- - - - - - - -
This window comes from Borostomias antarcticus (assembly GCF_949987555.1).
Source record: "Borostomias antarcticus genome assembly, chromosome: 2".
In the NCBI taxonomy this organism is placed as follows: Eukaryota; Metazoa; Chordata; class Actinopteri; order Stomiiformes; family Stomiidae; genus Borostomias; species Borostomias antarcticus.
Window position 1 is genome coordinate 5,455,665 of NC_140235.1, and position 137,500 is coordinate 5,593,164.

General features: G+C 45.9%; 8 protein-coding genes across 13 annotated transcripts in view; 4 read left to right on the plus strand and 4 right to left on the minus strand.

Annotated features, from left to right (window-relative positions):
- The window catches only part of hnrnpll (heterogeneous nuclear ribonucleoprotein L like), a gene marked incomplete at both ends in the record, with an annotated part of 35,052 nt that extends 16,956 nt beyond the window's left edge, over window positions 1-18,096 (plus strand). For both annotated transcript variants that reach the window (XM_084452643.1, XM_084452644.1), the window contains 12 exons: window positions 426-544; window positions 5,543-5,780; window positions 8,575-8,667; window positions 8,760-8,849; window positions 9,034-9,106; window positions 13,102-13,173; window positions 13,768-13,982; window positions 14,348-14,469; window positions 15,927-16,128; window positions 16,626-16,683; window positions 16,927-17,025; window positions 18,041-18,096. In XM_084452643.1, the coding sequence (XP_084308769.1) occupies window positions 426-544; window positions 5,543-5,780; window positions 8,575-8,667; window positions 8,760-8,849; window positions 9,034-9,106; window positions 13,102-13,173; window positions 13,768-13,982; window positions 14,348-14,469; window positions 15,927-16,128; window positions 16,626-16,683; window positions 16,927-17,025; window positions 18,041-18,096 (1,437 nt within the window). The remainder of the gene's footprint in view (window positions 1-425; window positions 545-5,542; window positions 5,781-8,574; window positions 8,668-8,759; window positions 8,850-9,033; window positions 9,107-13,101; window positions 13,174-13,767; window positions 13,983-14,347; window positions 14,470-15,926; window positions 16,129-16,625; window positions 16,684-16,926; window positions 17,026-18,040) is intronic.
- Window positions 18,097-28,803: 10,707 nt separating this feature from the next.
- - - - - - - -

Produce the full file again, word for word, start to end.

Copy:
This window comes from Borostomias antarcticus (assembly GCF_949987555.1).
Source record: "Borostomias antarcticus genome assembly, chromosome: 2".
In the NCBI taxonomy this organism is placed as follows: Eukaryota; Metazoa; Chordata; class Actinopteri; order Stomiiformes; family Stomiidae; genus Borostomias; species Borostomias antarcticus.
Window position 1 is genome coordinate 5,455,665 of NC_140235.1, and position 137,500 is coordinate 5,593,164.

General features: G+C 45.9%; 8 protein-coding genes across 13 annotated transcripts in view; 4 read left to right on the plus strand and 4 right to left on the minus strand.

Annotated features, from left to right (window-relative positions):
- The window catches only part of hnrnpll (heterogeneous nuclear ribonucleoprotein L like), a gene marked incomplete at both ends in the record, with an annotated part of 35,052 nt that extends 16,956 nt beyond the window's left edge, over window positions 1-18,096 (plus strand). For both annotated transcript variants that reach the window (XM_084452643.1, XM_084452644.1), the window contains 12 exons: window positions 426-544; window positions 5,543-5,780; window positions 8,575-8,667; window positions 8,760-8,849; window positions 9,034-9,106; window positions 13,102-13,173; window positions 13,768-13,982; window positions 14,348-14,469; window positions 15,927-16,128; window positions 16,626-16,683; window positions 16,927-17,025; window positions 18,041-18,096. In XM_084452643.1, the coding sequence (XP_084308769.1) occupies window positions 426-544; window positions 5,543-5,780; window positions 8,575-8,667; window positions 8,760-8,849; window positions 9,034-9,106; window positions 13,102-13,173; window positions 13,768-13,982; window positions 14,348-14,469; window positions 15,927-16,128; window positions 16,626-16,683; window positions 16,927-17,025; window positions 18,041-18,096 (1,437 nt within the window). The remainder of the gene's footprint in view (window positions 1-425; window positions 545-5,542; window positions 5,781-8,574; window positions 8,668-8,759; window positions 8,850-9,033; window positions 9,107-13,101; window positions 13,174-13,767; window positions 13,983-14,347; window positions 14,470-15,926; window positions 16,129-16,625; window positions 16,684-16,926; window positions 17,026-18,040) is intronic.
- Window positions 18,097-28,803: 10,707 nt separating this feature from the next.